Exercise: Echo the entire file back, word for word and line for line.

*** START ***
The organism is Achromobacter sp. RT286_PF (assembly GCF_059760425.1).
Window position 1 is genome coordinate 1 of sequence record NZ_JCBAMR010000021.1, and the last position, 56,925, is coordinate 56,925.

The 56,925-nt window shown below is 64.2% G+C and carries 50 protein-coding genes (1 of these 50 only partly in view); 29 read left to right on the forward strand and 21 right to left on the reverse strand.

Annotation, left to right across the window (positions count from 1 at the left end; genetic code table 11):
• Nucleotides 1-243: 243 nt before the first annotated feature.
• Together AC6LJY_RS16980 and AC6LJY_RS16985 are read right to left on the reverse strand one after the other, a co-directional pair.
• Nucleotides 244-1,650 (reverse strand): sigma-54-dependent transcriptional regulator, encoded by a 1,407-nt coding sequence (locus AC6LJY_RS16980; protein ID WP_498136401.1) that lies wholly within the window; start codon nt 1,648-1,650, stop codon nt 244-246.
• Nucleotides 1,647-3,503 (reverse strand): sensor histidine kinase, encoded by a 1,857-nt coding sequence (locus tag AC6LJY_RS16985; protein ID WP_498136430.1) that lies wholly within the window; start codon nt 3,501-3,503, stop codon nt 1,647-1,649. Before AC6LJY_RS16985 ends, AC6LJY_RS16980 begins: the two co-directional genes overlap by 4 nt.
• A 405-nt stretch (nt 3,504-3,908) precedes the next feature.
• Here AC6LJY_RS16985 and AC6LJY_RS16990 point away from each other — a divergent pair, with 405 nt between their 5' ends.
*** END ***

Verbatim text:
The organism is Achromobacter sp. RT286_PF (assembly GCF_059760425.1).
Window position 1 is genome coordinate 1 of sequence record NZ_JCBAMR010000021.1, and the last position, 56,925, is coordinate 56,925.

The 56,925-nt window shown below is 64.2% G+C and carries 50 protein-coding genes (1 of these 50 only partly in view); 29 read left to right on the forward strand and 21 right to left on the reverse strand.

Annotation, left to right across the window (positions count from 1 at the left end; genetic code table 11):
• Nucleotides 1-243: 243 nt before the first annotated feature.
• Together AC6LJY_RS16980 and AC6LJY_RS16985 are read right to left on the reverse strand one after the other, a co-directional pair.
• Nucleotides 244-1,650 (reverse strand): sigma-54-dependent transcriptional regulator, encoded by a 1,407-nt coding sequence (locus AC6LJY_RS16980; protein ID WP_498136401.1) that lies wholly within the window; start codon nt 1,648-1,650, stop codon nt 244-246.
• Nucleotides 1,647-3,503 (reverse strand): sensor histidine kinase, encoded by a 1,857-nt coding sequence (locus tag AC6LJY_RS16985; protein ID WP_498136430.1) that lies wholly within the window; start codon nt 3,501-3,503, stop codon nt 1,647-1,649. Before AC6LJY_RS16985 ends, AC6LJY_RS16980 begins: the two co-directional genes overlap by 4 nt.
• A 405-nt stretch (nt 3,504-3,908) precedes the next feature.
• Here AC6LJY_RS16985 and AC6LJY_RS16990 point away from each other — a divergent pair, with 405 nt between their 5' ends.